The Utlimate Guide To Eggs
Sometimes it can be confusing determining which nutrition experts you can trust. When it comes to eggs, one study finds them good for you, and then next one calls them dangerous. So which ones are right.
Although this back-and-forth, widely-debated topic can be confusing, determining whether an egg will raise your cholesterol or clog your arteries comes down to your lifestyle, health conditions, what you eat daily, and more.
Here’s an example: one large egg contains 212mg of cholesterol, which is a lot compared to most food. This is where the cholesterol misconception comes in, according to Jacob Klessens, RD, LD, CPT, who’s here to talk about the Jacob Klessens, RD, LD, CPT.
Your liver produces cholesterol every day, and the amount of cholesterol produced depends on how much you eat, making dietary sources of cholesterol to have minimal effects on body cholesterol. So, if you get a lot of cholesterol from food, your liver will produce less. If you don’t eat foods with cholesterol, your liver produces more of it. On top of that, studies show that eating dietary cholesterol has no link to heart attacks or strokes.
While too much of one thing can be bad, staying away from eggs completely due to fear of your cholesterol rising, especially when you practice clean eating, will have you missing out on some of the best nutrients on the planet.
Egg Misconceptions (Clearing up Cholesterol Myths)
Klessens explains that the view on eggs has changed many times over the last five or so decades, and it can be somewhat hard to keep up with. “One day you hear that you shouldn’t eat eggs because they are super high in cholesterol, the next, they are perfectly safe to eat,” he says. We’ve all seen the runaround.
Yes, eggs do contain a high amount of cholesterol, but that doesn’t necessarily mean they are bad for you. “Eggs have many health benefits, not to mention they are delicious, so cutting them out completely is unnecessary,” says Klessens.
He explains that “If you are someone who is watching their cholesterol, you will want to limit your cholesterol intake, which can be done through eating fewer eggs or eliminating other animal products that are high in saturated fats.” He recommends incorporating good sources of soluble fiber into your diet as it will help decrease LDL levels, if that is something you are concerned about.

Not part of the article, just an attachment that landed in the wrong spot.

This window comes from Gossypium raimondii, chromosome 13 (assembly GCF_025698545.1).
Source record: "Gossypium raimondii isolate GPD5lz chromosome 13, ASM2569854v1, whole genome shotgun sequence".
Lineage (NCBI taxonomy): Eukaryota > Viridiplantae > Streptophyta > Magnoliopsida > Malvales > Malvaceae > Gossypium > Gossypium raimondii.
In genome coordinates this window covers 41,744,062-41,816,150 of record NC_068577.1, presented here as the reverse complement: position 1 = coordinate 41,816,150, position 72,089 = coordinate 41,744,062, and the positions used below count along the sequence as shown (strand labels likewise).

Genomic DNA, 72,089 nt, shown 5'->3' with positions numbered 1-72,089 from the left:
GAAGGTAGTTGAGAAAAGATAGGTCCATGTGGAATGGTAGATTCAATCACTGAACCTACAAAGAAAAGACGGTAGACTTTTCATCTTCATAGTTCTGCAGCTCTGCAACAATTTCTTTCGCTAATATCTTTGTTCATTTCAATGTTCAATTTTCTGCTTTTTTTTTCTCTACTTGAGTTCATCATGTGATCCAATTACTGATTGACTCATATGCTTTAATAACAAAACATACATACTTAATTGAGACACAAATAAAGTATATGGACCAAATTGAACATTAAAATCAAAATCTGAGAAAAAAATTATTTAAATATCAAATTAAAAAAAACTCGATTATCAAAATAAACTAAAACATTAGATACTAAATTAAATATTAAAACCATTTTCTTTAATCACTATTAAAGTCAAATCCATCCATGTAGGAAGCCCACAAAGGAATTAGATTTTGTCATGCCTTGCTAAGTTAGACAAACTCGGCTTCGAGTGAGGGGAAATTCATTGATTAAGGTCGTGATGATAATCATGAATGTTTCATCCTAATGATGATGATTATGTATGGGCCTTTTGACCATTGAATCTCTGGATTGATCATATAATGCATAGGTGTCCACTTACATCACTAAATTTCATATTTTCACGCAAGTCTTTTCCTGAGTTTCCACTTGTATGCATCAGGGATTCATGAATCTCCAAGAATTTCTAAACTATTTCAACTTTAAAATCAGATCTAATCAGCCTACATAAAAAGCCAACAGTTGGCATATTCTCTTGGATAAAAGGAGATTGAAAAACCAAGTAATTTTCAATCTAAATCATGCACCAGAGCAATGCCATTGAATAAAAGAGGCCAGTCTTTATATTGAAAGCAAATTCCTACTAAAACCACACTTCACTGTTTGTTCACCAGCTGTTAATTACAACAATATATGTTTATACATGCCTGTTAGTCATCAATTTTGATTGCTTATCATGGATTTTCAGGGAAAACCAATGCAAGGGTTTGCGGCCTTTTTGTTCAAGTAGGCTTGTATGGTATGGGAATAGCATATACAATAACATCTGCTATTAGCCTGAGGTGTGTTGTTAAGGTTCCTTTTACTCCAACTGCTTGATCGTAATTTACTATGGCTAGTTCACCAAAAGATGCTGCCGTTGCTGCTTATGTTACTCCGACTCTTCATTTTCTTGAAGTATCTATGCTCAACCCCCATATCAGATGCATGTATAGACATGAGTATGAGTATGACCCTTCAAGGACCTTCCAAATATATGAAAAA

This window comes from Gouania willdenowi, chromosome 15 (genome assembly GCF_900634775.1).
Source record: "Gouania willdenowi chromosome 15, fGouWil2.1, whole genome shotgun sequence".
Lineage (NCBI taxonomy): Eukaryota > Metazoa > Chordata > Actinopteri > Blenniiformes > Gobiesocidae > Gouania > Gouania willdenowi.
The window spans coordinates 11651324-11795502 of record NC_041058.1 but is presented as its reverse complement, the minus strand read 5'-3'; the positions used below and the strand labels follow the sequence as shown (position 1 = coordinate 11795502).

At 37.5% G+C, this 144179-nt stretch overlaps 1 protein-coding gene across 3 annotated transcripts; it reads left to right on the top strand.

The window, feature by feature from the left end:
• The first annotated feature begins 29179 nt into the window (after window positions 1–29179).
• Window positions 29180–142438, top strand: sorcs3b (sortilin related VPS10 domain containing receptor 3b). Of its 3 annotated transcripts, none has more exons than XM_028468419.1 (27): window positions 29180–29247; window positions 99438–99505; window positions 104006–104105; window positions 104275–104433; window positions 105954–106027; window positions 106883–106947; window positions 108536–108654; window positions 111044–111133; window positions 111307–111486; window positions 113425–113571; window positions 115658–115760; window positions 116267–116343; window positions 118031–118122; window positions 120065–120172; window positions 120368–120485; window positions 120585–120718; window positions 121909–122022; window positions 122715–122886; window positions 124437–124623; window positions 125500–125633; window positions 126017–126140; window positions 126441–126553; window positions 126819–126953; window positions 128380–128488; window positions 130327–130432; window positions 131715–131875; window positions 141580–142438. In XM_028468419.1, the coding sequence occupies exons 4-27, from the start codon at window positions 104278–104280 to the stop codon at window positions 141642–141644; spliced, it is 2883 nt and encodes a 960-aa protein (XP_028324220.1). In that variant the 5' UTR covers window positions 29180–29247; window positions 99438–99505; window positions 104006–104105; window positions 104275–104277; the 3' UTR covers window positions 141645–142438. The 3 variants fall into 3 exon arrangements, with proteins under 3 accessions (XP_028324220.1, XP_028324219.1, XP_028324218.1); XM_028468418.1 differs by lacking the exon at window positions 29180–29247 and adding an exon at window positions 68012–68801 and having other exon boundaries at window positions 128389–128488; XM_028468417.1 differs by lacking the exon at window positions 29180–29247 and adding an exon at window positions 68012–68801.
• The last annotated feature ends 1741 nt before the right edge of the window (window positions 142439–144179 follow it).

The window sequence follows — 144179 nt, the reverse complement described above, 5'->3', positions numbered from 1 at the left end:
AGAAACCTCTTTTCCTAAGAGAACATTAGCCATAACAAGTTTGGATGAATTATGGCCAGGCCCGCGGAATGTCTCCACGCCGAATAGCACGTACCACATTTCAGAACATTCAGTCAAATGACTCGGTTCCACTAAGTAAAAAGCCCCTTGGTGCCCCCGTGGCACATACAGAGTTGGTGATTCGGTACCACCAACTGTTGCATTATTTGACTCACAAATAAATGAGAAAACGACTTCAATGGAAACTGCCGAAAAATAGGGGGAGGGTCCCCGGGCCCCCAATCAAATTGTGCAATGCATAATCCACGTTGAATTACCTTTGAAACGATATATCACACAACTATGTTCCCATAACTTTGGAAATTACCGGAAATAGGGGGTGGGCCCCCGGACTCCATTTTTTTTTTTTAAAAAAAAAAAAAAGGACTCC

Egg-cellent Health Benefits
From a solid source of protein to vitamin and mineral-packed, eggs should have a seat at the table every day. “Eggs have many health benefits, one of the most known is that they are a great source of protein, containing an average of six grams of protein per egg,” says Klessens.
“Cooked eggs are also one of the most bioavailable protein sources you can consume sitting at 91%, second to whey protein,” he says. This means the body can utilize the protein extremely well – A bonus for those tearing muscle fibers in the gym day in and day out.
Klessens explains eggs also contain a wide variety of vitamins such as B6, B12, and vitamin D, which are important for maintaining a healthy nervous and immune system, producing red blood cells, and supports bone health and muscle growth.
And let’s not forget thyroid-supporting minerals, which are known to boost overall health and energy levels. “Eggs are a great source of selenium, which is important for thyroid support, reproduction, and protecting the body from free radicals,” Klessens says making this protein choice a must for both men and women. And what’s even better is, the same nutritional profile applies to the yellows—aka yolks!
Don’t Be Afraid to Get Yolked
Time to rewire your thinking, Klessens says—egg yolks aren’t the enemy. In fact, there are many health benefits to eating egg yolks. “People often think that the egg white is the only part of the egg that contains protein, however, that is not true,” he says. “Egg yolks actually contain a couple of grams of protein as well, along with healthy unsaturated fats, and vitamins A, D, E, K, and B vitamins,” he explains. All vitamins needed to keep you healthy and strong while providing a tasty breakfast (or dinner) option.
How Many Egg Yolks Should You Eat? According to recent studies, consuming one-to-two whole eggs per day appears to be safe to include in a healthy diet. “This number will vary for everyone depending on their health status and other foods they consume throughout the day, but that is the best answer,” says Klessens. Working with your PCP will best help you understand what’s going on inside your body, how your liver is working, and if eggs should play a role in your diet as a regular guest.
Two Egg Hacks You Need in Your Life (How to tell if an egg has gone bad)